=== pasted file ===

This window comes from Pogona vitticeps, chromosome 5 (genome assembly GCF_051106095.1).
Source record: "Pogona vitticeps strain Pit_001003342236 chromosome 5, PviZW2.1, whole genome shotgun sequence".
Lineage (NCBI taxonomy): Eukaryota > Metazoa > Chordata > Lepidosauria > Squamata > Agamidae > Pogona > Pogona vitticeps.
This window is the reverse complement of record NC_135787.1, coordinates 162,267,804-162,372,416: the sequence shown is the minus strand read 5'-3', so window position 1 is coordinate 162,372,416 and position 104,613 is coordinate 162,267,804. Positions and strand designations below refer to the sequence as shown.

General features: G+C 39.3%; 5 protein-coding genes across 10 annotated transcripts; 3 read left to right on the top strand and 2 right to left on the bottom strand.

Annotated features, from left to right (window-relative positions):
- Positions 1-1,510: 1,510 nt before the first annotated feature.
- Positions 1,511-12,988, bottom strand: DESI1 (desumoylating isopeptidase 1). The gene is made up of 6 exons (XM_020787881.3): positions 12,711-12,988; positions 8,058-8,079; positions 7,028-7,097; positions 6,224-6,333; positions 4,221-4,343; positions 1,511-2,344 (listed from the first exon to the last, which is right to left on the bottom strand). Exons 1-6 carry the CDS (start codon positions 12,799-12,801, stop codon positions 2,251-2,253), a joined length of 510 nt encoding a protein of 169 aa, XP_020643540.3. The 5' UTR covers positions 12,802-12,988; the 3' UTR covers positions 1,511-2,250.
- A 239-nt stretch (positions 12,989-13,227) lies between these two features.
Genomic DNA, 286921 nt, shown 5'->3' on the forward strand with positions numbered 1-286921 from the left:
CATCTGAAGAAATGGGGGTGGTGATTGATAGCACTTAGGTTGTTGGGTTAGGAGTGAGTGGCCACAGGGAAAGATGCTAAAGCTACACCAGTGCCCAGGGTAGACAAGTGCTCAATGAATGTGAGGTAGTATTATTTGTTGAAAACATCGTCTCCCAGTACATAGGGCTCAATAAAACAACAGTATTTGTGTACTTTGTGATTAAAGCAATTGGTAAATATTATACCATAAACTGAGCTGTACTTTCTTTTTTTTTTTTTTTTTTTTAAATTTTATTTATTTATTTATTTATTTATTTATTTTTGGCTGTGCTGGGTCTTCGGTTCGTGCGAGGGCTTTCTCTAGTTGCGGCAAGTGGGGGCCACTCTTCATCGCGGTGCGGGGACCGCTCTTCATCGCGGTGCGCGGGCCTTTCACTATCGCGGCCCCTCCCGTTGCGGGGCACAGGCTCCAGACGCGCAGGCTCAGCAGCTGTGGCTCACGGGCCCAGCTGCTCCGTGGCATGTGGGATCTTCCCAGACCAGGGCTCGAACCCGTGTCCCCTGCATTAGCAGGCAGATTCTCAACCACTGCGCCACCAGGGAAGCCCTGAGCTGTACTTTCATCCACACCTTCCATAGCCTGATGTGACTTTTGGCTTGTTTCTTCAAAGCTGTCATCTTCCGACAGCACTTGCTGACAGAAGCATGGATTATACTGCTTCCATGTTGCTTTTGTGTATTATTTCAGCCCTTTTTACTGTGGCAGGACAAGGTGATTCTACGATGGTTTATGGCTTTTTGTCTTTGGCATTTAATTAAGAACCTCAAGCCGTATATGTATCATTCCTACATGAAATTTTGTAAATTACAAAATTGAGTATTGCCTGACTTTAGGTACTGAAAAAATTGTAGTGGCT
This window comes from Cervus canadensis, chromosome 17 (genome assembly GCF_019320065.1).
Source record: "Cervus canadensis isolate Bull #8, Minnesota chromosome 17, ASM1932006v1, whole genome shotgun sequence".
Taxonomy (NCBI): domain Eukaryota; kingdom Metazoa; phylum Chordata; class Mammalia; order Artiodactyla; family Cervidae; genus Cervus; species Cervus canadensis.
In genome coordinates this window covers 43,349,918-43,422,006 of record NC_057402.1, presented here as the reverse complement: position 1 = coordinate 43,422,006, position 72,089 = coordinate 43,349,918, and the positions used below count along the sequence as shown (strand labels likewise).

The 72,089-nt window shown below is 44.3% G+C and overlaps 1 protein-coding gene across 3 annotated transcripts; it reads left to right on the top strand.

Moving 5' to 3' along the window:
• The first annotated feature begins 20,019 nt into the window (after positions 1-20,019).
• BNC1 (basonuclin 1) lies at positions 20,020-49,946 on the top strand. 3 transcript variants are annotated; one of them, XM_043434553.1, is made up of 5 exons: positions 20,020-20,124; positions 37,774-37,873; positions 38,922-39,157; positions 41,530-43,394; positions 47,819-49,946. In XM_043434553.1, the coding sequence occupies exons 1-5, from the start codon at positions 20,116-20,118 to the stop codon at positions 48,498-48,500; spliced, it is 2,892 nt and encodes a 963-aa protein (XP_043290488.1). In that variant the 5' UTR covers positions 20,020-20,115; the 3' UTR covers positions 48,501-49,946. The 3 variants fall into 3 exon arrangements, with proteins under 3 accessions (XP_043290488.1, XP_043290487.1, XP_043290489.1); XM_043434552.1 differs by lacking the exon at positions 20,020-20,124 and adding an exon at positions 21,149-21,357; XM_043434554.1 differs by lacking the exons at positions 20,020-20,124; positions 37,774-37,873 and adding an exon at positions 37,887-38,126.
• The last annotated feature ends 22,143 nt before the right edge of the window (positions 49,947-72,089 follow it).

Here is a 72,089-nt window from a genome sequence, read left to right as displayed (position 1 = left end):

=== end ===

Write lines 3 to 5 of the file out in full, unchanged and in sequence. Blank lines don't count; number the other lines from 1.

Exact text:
Lineage (NCBI taxonomy): Eukaryota > Metazoa > Chordata > Lepidosauria > Squamata > Agamidae > Pogona > Pogona vitticeps.
This window is the reverse complement of record NC_135787.1, coordinates 162,267,804-162,372,416: the sequence shown is the minus strand read 5'-3', so window position 1 is coordinate 162,372,416 and position 104,613 is coordinate 162,267,804. Positions and strand designations below refer to the sequence as shown.

General features: G+C 39.3%; 5 protein-coding genes across 10 annotated transcripts; 3 read left to right on the top strand and 2 right to left on the bottom strand.